Drug InteractionsAmantadine can interact with numerous other medications (see Drug Interactions With Amantadine).
What If I Take an Overdose of Amantadine?An overdose of amantadine can be quite dangerous -- even life-threatening. If you happen to take too much, seek immediate medical attention.
(Click Symmetrel Overdose for more information.)
How Should Amantadine Be Stored?Amantadine should be stored at room temperature, away from moisture and heat. Keep the drug in an airtight container.
Keep this and all other medications out of the reach of children.
What Should I Do If I Miss a Dose?If you miss a dose of amantadine, take the missed dose as soon as you remember and then continue with your regular schedule. However, if it is almost time for your next dose, skip the missed dose and continue as directed. Do not take a double dose.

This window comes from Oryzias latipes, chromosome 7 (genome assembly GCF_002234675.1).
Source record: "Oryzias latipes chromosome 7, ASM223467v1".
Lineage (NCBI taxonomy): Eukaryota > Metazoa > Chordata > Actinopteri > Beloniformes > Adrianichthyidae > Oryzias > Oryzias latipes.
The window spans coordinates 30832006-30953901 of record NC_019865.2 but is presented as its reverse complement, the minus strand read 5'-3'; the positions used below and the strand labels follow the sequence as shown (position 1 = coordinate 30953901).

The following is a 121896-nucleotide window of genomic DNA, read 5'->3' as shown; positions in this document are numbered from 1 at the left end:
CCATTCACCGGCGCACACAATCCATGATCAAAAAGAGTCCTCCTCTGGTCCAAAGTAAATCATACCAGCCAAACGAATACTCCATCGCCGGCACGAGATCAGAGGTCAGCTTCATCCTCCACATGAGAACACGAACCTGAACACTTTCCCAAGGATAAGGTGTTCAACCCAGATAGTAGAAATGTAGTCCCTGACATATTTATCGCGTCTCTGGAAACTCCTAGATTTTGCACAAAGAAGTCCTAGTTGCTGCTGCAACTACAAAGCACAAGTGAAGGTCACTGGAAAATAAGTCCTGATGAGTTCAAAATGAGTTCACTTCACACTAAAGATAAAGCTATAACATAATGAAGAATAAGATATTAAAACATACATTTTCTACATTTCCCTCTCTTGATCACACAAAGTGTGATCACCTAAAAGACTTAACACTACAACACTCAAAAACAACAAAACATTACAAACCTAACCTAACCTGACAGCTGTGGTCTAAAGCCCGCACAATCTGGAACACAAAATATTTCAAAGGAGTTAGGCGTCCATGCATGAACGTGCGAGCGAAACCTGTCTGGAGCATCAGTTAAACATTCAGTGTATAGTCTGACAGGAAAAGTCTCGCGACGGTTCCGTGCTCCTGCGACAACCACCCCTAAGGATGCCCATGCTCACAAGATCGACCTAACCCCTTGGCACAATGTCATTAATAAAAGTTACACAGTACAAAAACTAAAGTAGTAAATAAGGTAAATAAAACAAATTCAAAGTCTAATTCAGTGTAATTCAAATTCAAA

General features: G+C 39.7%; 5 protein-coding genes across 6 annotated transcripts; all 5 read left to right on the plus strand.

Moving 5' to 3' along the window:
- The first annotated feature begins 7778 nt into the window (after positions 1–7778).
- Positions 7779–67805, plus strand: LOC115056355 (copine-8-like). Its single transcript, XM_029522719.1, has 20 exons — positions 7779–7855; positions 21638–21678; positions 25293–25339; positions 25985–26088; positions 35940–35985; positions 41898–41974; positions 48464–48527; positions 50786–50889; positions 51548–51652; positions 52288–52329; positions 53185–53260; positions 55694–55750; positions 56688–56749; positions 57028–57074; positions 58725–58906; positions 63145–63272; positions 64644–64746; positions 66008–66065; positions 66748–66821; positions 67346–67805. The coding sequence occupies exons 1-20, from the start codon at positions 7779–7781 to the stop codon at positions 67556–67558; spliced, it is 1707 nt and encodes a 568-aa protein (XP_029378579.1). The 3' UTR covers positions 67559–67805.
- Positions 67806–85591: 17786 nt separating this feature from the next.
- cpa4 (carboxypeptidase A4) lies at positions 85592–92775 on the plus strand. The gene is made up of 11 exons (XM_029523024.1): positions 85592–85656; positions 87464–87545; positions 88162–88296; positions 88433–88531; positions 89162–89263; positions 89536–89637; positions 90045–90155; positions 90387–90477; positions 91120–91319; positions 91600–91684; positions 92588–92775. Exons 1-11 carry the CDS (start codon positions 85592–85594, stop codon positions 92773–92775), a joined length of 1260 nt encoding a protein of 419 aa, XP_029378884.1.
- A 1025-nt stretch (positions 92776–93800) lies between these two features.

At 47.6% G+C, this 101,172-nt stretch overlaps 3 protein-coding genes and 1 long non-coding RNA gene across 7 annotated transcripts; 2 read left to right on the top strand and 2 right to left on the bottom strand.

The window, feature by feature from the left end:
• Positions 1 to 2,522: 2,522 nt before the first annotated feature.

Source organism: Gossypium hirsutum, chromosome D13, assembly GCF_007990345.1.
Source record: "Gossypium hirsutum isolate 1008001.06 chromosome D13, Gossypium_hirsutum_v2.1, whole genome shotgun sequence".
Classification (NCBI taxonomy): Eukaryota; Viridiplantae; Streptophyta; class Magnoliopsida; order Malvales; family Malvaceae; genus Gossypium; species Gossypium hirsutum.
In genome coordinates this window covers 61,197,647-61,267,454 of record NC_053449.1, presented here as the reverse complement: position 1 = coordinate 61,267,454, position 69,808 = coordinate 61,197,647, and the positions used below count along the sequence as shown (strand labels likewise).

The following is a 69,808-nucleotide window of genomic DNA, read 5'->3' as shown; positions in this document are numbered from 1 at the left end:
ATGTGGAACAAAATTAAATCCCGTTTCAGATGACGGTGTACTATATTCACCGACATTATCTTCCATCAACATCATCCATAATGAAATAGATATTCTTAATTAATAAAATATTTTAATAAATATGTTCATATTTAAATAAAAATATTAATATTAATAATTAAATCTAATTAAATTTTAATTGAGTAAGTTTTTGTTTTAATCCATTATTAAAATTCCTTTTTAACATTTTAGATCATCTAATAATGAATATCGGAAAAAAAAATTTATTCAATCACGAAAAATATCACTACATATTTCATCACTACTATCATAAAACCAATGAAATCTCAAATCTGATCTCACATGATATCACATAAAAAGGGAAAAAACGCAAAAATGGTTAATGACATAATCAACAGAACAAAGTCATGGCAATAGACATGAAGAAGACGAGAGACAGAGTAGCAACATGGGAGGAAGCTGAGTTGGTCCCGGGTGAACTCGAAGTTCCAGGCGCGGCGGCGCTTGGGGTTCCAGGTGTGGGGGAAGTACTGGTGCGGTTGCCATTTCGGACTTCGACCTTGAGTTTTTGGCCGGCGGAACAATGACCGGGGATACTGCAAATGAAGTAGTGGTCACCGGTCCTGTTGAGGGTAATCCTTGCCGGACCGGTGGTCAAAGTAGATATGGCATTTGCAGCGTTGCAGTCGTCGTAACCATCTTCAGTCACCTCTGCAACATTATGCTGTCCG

How Does Amantadine Work?Amantadine may work for the flu by inhibiting the uncoating of the flu virus, an important step in the replication (the "reproduction") of the virus. Specifically, it inhibits the activity of the influenza virus M2 protein, which forms a channel in the virus membrane. As a result, the virus cannot replicate (make copies of itself) after it enters a human cell.
Amantadine is effective only for some influenza A viruses and is not effective against influenza B viruses. Because the "bird flu" or "avian flu" virus (H5N1) is a type of influenza A, the medication may work for some strains of this virus. However, many strains of H5N1 influenza are resistant to it.
For any given year, the predominant flu strain may or may not be susceptible to amantadine. If the predominant flu strain is not susceptible, this medication should not be used to prevent or treat the flu.
It is not known exactly how the medication works for Parkinson's disease and other similar conditions or movement disorders. Amantadine is known to affect several different brain chemicals, including dopamine and NMDA (N-methyl D-aspartate).